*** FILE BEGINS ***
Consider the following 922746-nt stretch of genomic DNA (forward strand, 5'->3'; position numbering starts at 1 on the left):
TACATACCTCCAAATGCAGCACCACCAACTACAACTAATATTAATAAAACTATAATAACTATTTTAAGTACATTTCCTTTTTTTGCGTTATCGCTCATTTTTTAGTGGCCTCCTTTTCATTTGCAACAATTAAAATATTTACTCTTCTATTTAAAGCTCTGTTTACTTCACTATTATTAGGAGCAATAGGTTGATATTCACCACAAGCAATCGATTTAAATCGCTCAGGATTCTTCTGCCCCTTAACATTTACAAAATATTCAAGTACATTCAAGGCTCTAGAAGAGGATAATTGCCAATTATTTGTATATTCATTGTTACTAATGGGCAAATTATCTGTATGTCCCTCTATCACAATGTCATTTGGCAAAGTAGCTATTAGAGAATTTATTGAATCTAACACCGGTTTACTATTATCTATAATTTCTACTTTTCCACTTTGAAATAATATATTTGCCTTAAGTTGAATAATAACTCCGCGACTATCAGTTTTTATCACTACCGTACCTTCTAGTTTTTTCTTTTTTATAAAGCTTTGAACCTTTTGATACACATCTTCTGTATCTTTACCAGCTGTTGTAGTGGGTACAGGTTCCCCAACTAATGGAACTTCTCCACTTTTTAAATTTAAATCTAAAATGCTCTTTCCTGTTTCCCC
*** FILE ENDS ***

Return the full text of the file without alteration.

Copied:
Consider the following 922746-nt stretch of genomic DNA (forward strand, 5'->3'; position numbering starts at 1 on the left):
TACATACCTCCAAATGCAGCACCACCAACTACAACTAATATTAATAAAACTATAATAACTATTTTAAGTACATTTCCTTTTTTTGCGTTATCGCTCATTTTTTAGTGGCCTCCTTTTCATTTGCAACAATTAAAATATTTACTCTTCTATTTAAAGCTCTGTTTACTTCACTATTATTAGGAGCAATAGGTTGATATTCACCACAAGCAATCGATTTAAATCGCTCAGGATTCTTCTGCCCCTTAACATTTACAAAATATTCAAGTACATTCAAGGCTCTAGAAGAGGATAATTGCCAATTATTTGTATATTCATTGTTACTAATGGGCAAATTATCTGTATGTCCCTCTATCACAATGTCATTTGGCAAAGTAGCTATTAGAGAATTTATTGAATCTAACACCGGTTTACTATTATCTATAATTTCTACTTTTCCACTTTGAAATAATATATTTGCCTTAAGTTGAATAATAACTCCGCGACTATCAGTTTTTATCACTACCGTACCTTCTAGTTTTTTCTTTTTTATAAAGCTTTGAACCTTTTGATACACATCTTCTGTATCTTTACCAGCTGTTGTAGTGGGTACAGGTTCCCCAACTAATGGAACTTCTCCACTTTTTAAATTTAAATCTAAAATGCTCTTTCCTGTTTCCCC